The micro lens may comprise any of several optically transparent lens materials that are known in the art. Non-limiting examples include optically transparent inorganic materials, optically transparent organic materials and optically transparent composite materials. Most common are optically transparent organic materials. Typically the lens layers could be formed incident to patterning and reflow of an organic polymer material that has a glass transition temperature lower than the series of color filter layers, if present, or the patterned planarizing layer.

The waveguiding properties of the nanowire can be improved in different ways. The nanowire could have a first effective refractive index, nw, and a cladding surrounding at least a portion of the nanowire could have a second effective refractive index, nc, and by assuring that the first refractive index is larger than the second refractive index, nw>nc., good wave-guiding properties could be provided to the nanowire. The waveguiding properties may be further improved by introducing an optically active cladding.

The high index material in the nanowire could, for example, be silicon nitride having a refractive index of about 2.0. The lower index cladding layer material could, for example, be a glass, for example a material selected from Table I, having a refractive index about 1.5.

TABLE I
Typical Material Index of Refraction
Micro Lens (Polymer) 1.583
Spacer 1.512
Color Filter 1.541
Planarization 1.512
PESiN 2.00
PESiO 1.46
SiO 1.46

In Table I, PESiN refers to plasma enhanced SiN and PESiO refers to plasma enhanced SiO.

By nesting nanowire structured photodiodes, an array of image sensors could be configured to obtain complementary colors having wavelengths of electromagnetic radiation separated at a cutoff wavelength in the nanowire and cladding of each optical pipe of every image sensor. The complementary colors are generally two colors when mixed in the proper proportion produce a neutral color (grey, white, or black). This configuration also enables the capture and guiding of most of the electromagnetic radiation incident beam impinging on the micro lens to the photosensitive elements (i.e., photodiodes) located at the lower end of the optical pipe. Two adjacent or substantially adjacent image sensors with different color complementary separation can provide complete information to reconstruct a full color scene according to embodiments described herein. This technology of embodiments disclosed herein can further supplant pigment based color reconstruction for image sensing which suffers from the inefficiency of discarding (through absorption) the non selected color for each pixel.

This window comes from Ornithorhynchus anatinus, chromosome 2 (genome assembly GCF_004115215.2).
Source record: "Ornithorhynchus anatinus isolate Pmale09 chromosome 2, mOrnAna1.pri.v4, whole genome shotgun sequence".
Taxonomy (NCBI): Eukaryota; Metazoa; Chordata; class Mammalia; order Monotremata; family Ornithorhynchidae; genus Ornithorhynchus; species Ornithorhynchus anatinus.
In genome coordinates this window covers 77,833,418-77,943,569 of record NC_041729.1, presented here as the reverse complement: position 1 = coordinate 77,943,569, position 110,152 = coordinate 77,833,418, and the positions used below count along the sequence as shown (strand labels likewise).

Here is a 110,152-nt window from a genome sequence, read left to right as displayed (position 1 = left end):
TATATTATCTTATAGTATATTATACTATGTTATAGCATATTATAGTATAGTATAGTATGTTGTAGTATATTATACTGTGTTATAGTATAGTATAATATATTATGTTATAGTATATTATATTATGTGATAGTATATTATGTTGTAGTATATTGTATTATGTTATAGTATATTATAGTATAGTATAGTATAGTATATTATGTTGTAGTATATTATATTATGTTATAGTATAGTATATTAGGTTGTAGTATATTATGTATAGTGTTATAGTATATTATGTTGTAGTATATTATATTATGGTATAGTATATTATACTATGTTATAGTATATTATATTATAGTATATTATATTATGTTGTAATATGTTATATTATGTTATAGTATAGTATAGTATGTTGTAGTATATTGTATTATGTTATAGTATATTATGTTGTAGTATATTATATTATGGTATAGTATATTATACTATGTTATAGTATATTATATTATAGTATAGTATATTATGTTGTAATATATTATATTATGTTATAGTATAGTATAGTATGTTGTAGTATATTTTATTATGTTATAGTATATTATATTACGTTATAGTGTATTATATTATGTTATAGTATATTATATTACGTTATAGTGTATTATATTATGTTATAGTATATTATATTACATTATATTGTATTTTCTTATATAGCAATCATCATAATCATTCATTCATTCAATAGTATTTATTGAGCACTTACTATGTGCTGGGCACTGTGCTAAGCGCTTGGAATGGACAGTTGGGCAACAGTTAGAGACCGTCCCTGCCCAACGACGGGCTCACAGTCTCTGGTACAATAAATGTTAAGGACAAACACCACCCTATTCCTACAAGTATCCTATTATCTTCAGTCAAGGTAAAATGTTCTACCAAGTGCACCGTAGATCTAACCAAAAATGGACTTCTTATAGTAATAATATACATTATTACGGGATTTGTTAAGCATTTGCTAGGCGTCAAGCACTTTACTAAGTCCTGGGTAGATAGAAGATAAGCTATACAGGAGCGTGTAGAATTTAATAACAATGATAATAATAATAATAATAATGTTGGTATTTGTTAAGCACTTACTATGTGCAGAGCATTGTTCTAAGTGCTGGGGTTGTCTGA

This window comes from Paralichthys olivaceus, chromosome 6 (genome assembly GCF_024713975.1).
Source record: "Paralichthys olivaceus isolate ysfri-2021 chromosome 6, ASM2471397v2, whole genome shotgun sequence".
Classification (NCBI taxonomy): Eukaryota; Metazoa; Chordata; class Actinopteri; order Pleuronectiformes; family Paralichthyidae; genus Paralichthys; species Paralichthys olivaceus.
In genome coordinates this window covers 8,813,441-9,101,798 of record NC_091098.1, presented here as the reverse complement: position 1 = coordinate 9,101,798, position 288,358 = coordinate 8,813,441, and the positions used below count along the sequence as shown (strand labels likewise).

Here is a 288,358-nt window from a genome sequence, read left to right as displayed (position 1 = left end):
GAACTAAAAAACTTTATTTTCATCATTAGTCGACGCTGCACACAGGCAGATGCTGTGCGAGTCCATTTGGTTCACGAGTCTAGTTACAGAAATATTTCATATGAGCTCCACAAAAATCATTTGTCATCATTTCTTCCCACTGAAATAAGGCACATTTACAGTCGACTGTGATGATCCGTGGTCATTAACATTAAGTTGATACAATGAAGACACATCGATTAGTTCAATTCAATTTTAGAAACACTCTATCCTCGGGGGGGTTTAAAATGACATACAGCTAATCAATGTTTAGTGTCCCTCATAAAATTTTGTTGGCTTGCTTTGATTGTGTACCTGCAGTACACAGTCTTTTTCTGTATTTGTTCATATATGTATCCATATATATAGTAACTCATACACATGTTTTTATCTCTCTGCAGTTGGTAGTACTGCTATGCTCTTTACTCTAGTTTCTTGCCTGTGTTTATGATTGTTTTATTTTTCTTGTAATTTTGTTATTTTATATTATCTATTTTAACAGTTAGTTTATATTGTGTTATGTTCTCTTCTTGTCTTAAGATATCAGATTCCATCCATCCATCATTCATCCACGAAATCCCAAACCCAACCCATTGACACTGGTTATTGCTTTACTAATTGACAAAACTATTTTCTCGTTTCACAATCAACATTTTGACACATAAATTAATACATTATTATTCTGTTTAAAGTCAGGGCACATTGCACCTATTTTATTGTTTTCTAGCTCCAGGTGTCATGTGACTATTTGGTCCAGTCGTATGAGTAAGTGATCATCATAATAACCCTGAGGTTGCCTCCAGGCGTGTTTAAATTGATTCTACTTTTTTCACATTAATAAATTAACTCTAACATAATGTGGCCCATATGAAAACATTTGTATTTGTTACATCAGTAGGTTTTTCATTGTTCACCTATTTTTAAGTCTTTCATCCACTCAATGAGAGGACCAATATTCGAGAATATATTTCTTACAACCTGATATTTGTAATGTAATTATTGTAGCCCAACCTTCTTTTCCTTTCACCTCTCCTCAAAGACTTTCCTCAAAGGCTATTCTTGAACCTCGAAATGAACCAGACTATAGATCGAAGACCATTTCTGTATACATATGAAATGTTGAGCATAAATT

Each physical pixel of a device containing an image sensor of the embodiments disclosed herein would have two outputs representing the complementary colors, e.g., cyan (or red) designated as output type 1 and yellow (or blue) designated as output type 2. These outputs would be arranged as follows:

1 2 1 2 1 2 1 2 1 2 1 2 1 2 1 2 . . .
2 1 2 1 2 1 2 1 2 1 2 1 2 1 2 1 . . .
1 2 1 2 1 2 1 2 1 2 1 2 1 2 1 2 . . .
. . . . . . . . . . . . . . . . . . . . . . . .
. . . . . . . . . . . . . . . . . . . . . . . .

Each physical pixel would have complete luminance information obtained by combining its two complementary outputs. As a result, the same image sensor can be used either as a full resolution black and white or full color sensor.

In the embodiments of the image sensors disclosed herein, the full spectrum of wavelengths of the incident electromagnetic radiation beam (e.g., the full color information of the incident light) could be obtained by the appropriate combination of two adjacent pixels either horizontally or vertically as opposed to 4 pixels for the conventional Bayer pattern.

Depending on minimum transistor sizes, each pixel containing an image sensor of the embodiments disclosed herein could be as small as 1 micron or less in pitch and yet have sufficient sensitivity. This could open the way for contact imaging of very small structures such as biological systems.

The embodiments, which include a plurality of embodiments of an image sensor, as well as methods for fabrication thereof, will be described in further detail within the context of the following description. The description is further understood within the context of the drawings described above. The drawings are for illustrative purposes and as such are not necessarily drawn to scale.